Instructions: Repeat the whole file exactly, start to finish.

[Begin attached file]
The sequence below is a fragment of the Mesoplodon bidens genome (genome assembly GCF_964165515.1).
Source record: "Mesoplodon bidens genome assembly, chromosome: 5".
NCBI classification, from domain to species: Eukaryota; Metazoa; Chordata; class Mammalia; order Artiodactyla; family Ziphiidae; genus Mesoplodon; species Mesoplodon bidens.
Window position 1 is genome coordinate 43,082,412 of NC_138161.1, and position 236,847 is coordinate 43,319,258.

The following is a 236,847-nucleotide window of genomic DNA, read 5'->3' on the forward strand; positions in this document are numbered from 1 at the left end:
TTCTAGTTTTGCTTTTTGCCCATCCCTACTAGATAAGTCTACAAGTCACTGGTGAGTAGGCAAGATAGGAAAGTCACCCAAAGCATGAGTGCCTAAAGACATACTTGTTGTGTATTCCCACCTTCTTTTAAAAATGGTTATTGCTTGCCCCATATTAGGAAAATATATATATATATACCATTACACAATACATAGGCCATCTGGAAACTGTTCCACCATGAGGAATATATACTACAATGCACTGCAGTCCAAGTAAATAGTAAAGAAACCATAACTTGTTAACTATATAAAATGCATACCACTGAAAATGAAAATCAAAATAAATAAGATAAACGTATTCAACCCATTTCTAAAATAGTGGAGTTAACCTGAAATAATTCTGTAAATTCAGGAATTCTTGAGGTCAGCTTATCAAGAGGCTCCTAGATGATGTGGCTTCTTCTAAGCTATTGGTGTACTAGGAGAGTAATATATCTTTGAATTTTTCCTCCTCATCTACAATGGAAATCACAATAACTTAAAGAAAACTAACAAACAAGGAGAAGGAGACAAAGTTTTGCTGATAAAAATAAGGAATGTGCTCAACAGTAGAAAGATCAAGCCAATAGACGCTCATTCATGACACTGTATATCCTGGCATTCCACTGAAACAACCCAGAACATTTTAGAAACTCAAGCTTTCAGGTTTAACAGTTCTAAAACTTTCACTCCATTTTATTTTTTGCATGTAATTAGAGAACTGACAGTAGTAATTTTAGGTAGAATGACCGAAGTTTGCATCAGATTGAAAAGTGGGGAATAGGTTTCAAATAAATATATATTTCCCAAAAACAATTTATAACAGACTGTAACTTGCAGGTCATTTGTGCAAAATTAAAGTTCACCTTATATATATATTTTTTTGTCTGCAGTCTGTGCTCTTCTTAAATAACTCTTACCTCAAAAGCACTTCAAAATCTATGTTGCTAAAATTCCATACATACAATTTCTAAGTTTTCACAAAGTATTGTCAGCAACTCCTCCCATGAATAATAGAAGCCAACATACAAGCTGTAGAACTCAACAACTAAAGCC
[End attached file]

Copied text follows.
The sequence below is a fragment of the Mesoplodon bidens genome (genome assembly GCF_964165515.1).
Source record: "Mesoplodon bidens genome assembly, chromosome: 5".
NCBI classification, from domain to species: Eukaryota; Metazoa; Chordata; class Mammalia; order Artiodactyla; family Ziphiidae; genus Mesoplodon; species Mesoplodon bidens.
Window position 1 is genome coordinate 43,082,412 of NC_138161.1, and position 236,847 is coordinate 43,319,258.

The following is a 236,847-nucleotide window of genomic DNA, read 5'->3' on the forward strand; positions in this document are numbered from 1 at the left end:
TTCTAGTTTTGCTTTTTGCCCATCCCTACTAGATAAGTCTACAAGTCACTGGTGAGTAGGCAAGATAGGAAAGTCACCCAAAGCATGAGTGCCTAAAGACATACTTGTTGTGTATTCCCACCTTCTTTTAAAAATGGTTATTGCTTGCCCCATATTAGGAAAATATATATATATATACCATTACACAATACATAGGCCATCTGGAAACTGTTCCACCATGAGGAATATATACTACAATGCACTGCAGTCCAAGTAAATAGTAAAGAAACCATAACTTGTTAACTATATAAAATGCATACCACTGAAAATGAAAATCAAAATAAATAAGATAAACGTATTCAACCCATTTCTAAAATAGTGGAGTTAACCTGAAATAATTCTGTAAATTCAGGAATTCTTGAGGTCAGCTTATCAAGAGGCTCCTAGATGATGTGGCTTCTTCTAAGCTATTGGTGTACTAGGAGAGTAATATATCTTTGAATTTTTCCTCCTCATCTACAATGGAAATCACAATAACTTAAAGAAAACTAACAAACAAGGAGAAGGAGACAAAGTTTTGCTGATAAAAATAAGGAATGTGCTCAACAGTAGAAAGATCAAGCCAATAGACGCTCATTCATGACACTGTATATCCTGGCATTCCACTGAAACAACCCAGAACATTTTAGAAACTCAAGCTTTCAGGTTTAACAGTTCTAAAACTTTCACTCCATTTTATTTTTTGCATGTAATTAGAGAACTGACAGTAGTAATTTTAGGTAGAATGACCGAAGTTTGCATCAGATTGAAAAGTGGGGAATAGGTTTCAAATAAATATATATTTCCCAAAAACAATTTATAACAGACTGTAACTTGCAGGTCATTTGTGCAAAATTAAAGTTCACCTTATATATATATTTTTTTGTCTGCAGTCTGTGCTCTTCTTAAATAACTCTTACCTCAAAAGCACTTCAAAATCTATGTTGCTAAAATTCCATACATACAATTTCTAAGTTTTCACAAAGTATTGTCAGCAACTCCTCCCATGAATAATAGAAGCCAACATACAAGCTGTAGAACTCAACAACTAAAGCC